The Guns of James Bond: Daniel Craig
Casino Royale (‘06) • Quantum of Solace (’08) • Skyfall (‘12) • Spectre (’15) • No Time to Die ('20)
WHEN PIERCE BROSNAN GAVE UP the role of James Bond after four films (the last two even he has a hard time telling apart) the series had become quite formulaic and the last one nearly descended into the ultra-quippy camp of the later Roger Moore movies, laden with increasingly ridiculous spy gadgets (the invisible car may have been the tipping point) and scenarios. However, Die Another Day had its moments and depicted Bond in situations that would be mimicked in the Craig era.
After a four-year hiatus, Bond returned to the big screen with a very different feel, tone, and a very different man holding that license to kill.
Daniel Craig faced a lot of derision when it was announced he’d be the next Bond, mostly, of all reasons, because he was blonde. While the previous Bonds had dark hair, Roger Moore was pretty fair-haired in a few of his Bond flicks, so I never really understood this. But it was a pervasive thing in entertainment media during the run up to Casino Royale‘s release.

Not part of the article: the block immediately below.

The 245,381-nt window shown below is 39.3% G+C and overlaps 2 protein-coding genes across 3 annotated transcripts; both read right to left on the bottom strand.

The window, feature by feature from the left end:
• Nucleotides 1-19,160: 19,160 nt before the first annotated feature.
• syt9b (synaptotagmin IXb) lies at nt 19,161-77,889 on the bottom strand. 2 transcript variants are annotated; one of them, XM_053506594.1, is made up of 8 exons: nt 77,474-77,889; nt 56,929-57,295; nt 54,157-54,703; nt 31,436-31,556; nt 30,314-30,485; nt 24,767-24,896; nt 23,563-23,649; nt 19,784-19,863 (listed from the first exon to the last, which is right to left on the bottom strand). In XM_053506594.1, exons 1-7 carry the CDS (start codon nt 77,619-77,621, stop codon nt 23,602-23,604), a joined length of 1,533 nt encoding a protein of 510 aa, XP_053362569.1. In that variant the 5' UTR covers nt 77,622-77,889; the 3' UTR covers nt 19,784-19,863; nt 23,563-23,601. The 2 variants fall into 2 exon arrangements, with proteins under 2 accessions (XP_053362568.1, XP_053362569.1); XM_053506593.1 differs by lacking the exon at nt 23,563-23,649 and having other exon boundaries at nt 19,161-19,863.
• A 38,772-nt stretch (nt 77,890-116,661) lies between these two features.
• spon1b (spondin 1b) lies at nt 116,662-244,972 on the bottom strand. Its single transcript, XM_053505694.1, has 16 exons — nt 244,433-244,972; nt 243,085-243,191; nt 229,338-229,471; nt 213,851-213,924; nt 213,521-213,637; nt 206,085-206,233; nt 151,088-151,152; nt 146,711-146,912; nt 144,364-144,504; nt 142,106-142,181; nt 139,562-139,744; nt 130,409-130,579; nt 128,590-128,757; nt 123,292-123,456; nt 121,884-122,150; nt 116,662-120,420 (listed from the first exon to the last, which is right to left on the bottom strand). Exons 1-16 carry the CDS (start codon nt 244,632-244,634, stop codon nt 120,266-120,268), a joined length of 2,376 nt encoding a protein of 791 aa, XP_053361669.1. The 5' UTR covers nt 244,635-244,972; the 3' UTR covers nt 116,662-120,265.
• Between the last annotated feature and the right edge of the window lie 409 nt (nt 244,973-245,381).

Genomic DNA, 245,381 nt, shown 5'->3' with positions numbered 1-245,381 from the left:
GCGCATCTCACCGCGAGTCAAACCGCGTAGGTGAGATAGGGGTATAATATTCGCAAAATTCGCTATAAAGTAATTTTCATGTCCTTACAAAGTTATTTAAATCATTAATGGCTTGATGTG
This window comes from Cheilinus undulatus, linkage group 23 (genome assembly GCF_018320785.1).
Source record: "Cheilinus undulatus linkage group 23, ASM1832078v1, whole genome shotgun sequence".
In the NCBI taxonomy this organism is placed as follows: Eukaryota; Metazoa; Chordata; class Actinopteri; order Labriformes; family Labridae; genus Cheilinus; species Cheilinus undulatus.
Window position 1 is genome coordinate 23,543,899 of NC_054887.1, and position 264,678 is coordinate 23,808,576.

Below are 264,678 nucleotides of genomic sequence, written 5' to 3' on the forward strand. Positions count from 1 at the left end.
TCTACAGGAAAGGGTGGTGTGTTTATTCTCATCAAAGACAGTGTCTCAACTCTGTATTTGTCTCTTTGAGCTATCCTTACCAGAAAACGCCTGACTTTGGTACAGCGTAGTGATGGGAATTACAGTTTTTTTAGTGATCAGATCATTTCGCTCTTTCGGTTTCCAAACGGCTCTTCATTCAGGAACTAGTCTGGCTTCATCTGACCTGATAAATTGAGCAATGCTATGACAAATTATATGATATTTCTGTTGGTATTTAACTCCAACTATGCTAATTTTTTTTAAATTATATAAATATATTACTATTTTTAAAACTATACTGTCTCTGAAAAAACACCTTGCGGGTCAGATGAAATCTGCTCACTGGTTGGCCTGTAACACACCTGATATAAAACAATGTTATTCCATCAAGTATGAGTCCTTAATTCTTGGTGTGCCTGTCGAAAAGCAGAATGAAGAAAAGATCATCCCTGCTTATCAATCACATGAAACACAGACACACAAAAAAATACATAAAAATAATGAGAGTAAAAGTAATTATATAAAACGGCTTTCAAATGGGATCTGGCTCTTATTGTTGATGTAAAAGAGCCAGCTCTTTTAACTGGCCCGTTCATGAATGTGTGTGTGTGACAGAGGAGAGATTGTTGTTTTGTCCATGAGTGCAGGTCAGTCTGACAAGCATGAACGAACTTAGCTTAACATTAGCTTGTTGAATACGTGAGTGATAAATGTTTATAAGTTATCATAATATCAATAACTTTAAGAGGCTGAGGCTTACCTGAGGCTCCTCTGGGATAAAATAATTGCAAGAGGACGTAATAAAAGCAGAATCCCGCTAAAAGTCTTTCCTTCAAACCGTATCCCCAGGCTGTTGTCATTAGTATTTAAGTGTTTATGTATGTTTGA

Concerns were ultimately unfounded and Craig filled out Bond’s tux just fine while being a better fit for modern action sequences than any of his predecessors. He brought the character, which his portrayals endeavored to make more complex and nuanced, into a new era, one that has continued into the 2020s.
All the guns used by all the actors to play Frank Castle on the big and small screens.
Craig’s portrayal was another stab at what Dalton’s Bond was intended to be, a more hard-boiled and realistic version of the secret agent, something closer to what was found in Fleming’s better works. The new, more grim, more haunted Bond also reflected the popularity of the Jason Bourne movies since Bond’s last appearance, which some hailed as the new, modern Bond.